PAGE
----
We eventually arrived at the B&B intact. Once we got past an extended parking debacle which I won’t detail here (like my inability to dial Irish phone numbers on the first day, entirely a matter of user error), we were off to hit the town. Well, sort of.
We decided to keep it simple and visit the Crane Pub just around the corner, hearing from our hosts that the trad (short for traditional) music there is exceptional. After all, we’d been in Ireland for about a day and a half at this point, and still hadn’t visited an Irish pub or had Guinness. This was a problem which required immediate rectification.
Irish traditional music is very commonly played in pubs here, and the Crane has free music on a nightly basis. We stopped in, intending to have a bite to eat and our first pint of Guinness since arriving in Ireland, only to discover that pubs in Ireland don’t necessarily offer food. (Since then, we found many pubs do offer food, perhaps even a majority of them do. So I guess what I’m saying is: don’t assume you won’t be able to find food in every pub. We were just surprised.)
Pint first, or food first? We heard the beginnings of live music drifting down from the second floor, and so our decision was practically made for us: pint first, food later. We’ll conveniently ignore that I’m a lightweight now (alas, the woes of a healthier diet) and that this was potentially a Bad Idea.
We grabbed our drinks and headed upstairs. While the music is normally free, there was a 5 euro per person cover charge due to a special group visiting that night. Much to our surprise, they began by playing recognizably-American country music, though perhaps with a slight Irish twist. In fact, one of the musicians was American himself and played Appalachian fiddle. The irony of this was not lost on us: we traveled thousands of miles to visit Ireland, and on our first night in a pub – intent upon hearing trad music – we got American country instead!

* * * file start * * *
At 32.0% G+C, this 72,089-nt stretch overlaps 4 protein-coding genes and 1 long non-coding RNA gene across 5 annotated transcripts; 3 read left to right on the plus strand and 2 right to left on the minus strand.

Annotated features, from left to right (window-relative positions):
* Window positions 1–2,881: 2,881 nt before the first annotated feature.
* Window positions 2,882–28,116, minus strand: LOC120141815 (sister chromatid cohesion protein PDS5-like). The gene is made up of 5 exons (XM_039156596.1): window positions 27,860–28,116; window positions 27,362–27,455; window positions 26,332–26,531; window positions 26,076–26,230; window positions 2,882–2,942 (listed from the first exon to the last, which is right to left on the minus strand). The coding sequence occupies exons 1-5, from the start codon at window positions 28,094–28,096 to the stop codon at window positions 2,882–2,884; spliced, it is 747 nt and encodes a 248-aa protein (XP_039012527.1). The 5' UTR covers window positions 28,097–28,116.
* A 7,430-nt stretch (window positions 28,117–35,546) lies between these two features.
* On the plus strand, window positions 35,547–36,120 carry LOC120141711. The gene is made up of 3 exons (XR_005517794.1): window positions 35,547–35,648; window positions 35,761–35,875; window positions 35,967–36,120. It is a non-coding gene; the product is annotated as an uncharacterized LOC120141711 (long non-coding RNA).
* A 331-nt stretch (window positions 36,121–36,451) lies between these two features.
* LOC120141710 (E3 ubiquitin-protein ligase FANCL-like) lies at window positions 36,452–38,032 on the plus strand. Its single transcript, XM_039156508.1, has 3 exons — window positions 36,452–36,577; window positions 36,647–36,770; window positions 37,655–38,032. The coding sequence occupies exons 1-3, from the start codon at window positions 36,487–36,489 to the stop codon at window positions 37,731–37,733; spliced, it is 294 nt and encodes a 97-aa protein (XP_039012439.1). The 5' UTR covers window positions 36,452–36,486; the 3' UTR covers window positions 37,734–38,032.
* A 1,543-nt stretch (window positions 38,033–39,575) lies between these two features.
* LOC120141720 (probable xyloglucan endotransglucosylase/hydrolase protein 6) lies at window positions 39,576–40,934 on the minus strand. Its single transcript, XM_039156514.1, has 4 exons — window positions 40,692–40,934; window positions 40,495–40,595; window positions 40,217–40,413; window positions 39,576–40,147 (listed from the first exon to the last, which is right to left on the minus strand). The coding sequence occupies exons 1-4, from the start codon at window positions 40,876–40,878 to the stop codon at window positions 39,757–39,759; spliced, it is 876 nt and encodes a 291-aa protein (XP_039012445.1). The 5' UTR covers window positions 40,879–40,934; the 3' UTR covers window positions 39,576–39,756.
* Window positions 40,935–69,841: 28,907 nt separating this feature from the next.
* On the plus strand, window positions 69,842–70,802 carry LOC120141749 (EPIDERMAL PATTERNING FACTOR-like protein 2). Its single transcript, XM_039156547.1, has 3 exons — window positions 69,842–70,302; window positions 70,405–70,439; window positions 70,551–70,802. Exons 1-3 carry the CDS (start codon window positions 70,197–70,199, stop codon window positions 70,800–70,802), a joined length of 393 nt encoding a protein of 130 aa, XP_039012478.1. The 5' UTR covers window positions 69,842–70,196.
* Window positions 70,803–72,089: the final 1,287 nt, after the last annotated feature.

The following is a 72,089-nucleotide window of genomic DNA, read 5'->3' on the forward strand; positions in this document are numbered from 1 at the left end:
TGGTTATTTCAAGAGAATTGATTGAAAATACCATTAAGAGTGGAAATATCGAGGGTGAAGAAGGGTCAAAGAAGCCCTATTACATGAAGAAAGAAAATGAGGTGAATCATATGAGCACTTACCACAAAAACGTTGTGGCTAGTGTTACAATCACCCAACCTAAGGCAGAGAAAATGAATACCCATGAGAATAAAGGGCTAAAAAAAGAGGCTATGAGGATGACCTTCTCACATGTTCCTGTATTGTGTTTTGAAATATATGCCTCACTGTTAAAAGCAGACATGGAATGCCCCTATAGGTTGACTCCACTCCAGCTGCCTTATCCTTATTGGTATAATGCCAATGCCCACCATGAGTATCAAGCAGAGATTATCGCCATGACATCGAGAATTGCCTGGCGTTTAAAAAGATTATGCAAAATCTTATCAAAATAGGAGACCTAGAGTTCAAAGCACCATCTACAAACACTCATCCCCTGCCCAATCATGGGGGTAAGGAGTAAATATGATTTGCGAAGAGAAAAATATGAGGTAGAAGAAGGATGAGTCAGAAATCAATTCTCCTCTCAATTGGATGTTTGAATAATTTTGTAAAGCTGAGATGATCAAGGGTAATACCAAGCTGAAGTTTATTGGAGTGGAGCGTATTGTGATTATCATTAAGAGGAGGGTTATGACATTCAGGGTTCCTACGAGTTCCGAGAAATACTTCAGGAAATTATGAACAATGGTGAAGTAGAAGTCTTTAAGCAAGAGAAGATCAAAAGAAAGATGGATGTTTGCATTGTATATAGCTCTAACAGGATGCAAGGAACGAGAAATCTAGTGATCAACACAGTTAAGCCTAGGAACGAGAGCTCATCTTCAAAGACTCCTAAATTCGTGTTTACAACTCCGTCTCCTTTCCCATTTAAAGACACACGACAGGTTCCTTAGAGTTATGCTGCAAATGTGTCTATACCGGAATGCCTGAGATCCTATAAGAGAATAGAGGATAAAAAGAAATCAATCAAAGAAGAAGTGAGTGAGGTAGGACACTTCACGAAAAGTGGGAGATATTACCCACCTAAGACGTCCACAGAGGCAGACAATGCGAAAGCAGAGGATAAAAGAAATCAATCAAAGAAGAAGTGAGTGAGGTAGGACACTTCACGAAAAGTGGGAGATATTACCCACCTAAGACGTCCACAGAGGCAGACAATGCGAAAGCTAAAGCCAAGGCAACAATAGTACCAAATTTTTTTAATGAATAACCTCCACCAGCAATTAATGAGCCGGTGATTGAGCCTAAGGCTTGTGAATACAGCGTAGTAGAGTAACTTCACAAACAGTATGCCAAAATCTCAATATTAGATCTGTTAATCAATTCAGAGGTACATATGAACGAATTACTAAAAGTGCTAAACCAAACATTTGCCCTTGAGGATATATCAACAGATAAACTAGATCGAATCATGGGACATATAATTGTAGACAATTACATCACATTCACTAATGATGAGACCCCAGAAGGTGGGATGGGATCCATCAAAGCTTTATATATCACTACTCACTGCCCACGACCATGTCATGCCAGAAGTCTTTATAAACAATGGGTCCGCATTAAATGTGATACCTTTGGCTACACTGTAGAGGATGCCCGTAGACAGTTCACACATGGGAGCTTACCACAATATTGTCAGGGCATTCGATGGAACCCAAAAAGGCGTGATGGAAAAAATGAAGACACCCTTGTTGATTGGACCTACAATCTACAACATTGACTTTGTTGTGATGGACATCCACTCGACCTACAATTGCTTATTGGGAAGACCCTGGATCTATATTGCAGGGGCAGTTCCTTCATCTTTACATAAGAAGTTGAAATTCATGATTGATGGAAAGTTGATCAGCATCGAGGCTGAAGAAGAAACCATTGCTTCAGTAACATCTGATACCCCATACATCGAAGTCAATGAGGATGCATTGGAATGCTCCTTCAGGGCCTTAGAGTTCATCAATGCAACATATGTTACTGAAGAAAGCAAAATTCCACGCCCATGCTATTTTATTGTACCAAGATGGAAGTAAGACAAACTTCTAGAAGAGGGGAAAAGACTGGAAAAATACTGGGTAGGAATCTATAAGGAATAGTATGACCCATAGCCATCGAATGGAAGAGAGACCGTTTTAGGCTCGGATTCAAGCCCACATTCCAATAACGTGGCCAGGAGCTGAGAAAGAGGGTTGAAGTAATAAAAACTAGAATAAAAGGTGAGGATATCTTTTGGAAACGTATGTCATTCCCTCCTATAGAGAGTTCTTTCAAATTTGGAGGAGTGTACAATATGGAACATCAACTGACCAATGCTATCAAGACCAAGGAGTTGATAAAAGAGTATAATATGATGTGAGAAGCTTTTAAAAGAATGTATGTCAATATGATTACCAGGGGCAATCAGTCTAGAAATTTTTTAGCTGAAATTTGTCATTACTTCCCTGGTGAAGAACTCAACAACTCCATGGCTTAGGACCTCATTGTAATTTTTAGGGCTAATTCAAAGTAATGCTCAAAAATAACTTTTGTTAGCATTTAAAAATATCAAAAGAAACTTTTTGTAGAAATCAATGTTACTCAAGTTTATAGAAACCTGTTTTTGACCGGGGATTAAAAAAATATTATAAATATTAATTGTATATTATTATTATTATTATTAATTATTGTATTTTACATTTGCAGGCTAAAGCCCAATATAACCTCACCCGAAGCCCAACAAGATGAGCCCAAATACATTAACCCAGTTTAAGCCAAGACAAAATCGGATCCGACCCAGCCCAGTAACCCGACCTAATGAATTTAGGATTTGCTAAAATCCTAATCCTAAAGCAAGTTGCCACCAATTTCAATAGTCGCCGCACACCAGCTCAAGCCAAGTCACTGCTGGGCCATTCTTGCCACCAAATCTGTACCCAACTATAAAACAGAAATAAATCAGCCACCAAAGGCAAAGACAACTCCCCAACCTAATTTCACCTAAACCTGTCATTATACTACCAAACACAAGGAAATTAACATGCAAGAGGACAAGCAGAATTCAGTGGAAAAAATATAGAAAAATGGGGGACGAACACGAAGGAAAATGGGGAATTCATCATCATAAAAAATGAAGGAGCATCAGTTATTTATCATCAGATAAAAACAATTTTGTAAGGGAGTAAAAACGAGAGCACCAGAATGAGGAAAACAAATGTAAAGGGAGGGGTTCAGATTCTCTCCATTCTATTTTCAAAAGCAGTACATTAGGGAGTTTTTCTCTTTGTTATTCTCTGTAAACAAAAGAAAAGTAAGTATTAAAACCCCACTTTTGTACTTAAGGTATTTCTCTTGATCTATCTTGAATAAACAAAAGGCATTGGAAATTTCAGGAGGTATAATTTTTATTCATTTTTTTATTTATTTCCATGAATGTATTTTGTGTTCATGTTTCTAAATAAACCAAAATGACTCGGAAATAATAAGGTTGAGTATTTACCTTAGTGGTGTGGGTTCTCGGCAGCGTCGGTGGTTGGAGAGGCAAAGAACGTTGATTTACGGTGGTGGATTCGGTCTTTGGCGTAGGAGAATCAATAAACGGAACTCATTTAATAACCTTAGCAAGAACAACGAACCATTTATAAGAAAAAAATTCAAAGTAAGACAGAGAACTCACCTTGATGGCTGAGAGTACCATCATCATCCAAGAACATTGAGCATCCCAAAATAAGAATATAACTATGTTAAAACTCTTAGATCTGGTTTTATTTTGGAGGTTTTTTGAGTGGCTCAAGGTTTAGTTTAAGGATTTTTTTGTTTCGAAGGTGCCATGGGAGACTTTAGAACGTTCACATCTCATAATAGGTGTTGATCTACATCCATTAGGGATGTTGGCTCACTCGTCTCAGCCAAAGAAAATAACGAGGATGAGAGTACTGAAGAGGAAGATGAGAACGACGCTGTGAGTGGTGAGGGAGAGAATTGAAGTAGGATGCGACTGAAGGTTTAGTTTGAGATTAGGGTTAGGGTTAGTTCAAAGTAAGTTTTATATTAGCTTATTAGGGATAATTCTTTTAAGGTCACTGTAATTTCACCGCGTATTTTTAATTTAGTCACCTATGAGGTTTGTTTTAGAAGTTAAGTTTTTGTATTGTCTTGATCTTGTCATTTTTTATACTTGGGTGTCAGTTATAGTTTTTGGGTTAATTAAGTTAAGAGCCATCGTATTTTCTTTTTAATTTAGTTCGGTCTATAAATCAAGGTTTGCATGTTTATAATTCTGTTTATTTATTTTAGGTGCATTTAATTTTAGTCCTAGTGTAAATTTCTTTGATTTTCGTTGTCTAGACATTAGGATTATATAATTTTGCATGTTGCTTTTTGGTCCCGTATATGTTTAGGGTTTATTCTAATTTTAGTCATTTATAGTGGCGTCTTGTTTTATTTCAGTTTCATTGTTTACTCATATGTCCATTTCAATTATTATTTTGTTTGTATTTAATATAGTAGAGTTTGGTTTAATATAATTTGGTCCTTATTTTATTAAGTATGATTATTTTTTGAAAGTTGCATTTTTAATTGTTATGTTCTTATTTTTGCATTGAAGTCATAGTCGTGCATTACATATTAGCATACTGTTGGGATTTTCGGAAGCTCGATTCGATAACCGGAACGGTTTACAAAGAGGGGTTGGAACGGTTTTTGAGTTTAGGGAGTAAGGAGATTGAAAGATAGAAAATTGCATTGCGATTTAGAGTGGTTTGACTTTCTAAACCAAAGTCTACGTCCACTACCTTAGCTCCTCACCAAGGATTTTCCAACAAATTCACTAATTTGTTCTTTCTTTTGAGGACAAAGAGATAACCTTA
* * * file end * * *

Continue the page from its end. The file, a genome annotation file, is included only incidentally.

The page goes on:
It was still entertaining and soon transitioned to a collaboration between the original musicians and several others; they played more traditionally Irish songs on fiddle, guitar, banjo, and combinations thereof. There was also an all-fiddle trio (one player quipped: “The only thing better than one fiddle is two; the only thing better than two fiddles are three; and the only thing better than three fiddles is one.”) Admittedly, even just one fiddle was stunning, somehow managing to sound as if multiple instruments were being played at once from the way in which the individual notes overlapped and intertwined. Eyes closed, the players leaned into their instruments and swayed with the music, almost becoming a part of it.
My favorite moment was when the two women musicians played. One, a vocalist as well as banjo player, provided beautiful accompaniment – tremulous, eerie lyrics weaving around the melancholy of the fiddle. White bowstrings flashing in and out of sight behind the bow’s dark dancing wood, feet drumming the beat through the floor – the music was in our very bones and reverberated through the dim smokiness of the room.
It ends up pint-then-food may not have been the best choice after all. Any restaurant which seemed worth visiting was full up – we weren’t in the Galway city proper, just across the bridge from it. So, the options were limited and the best restaurants were also the smallest.Aside from a few grim looking pizza joints and a gastropub with only one person in it (given the bustling fullness of the other restaurants on the block, most certainly not a good sign), the choices were nil unless we chose to venture across the bridge into downtown Galway in the dark – not really a desirable option given our unfamiliarity with the area.
So, still slightly buzzed, we struck out for the Super-Valu grocery store across the street from the B&B and acquired the dinner of champions: yogurt, two kinds of muesli (don’t ask – granola is a touchy subject when you like dried fruit and your spouse doesn’t), turkey breast, andJaffa cakes(I was curious to try something a bit more regional, and these definitely fit the bill.)
Clearly, with dinner turning out to be such a raging success there was no way the day could possibly be improved upon. So, we went to bed.
Today I learned:
- The trick to avoiding jetlag is to get very little sleep the night before your flight, proceed onto not sleep on the plane, and then not sleep until evening time in the new timezone. Works 100% of the time! (Of course, it’s only a sample size of exactly two, and I’m currently not tired at all at almost 1 am local time, so take this with just ateensygrain of salt.)
- Deli meat/cheese aisles are called “provisions”.
- Jaffa cakes are delicious (they’re like those orange-flavored Pepperidge Farm Milano cookies, except the orange is filling rather than just flavoring, and the “cookie” is slightly softer – or, as the name rather appropriately implies, cakey.)
- I could more than happily eat brown bread and veg soup for every remaining day of my life.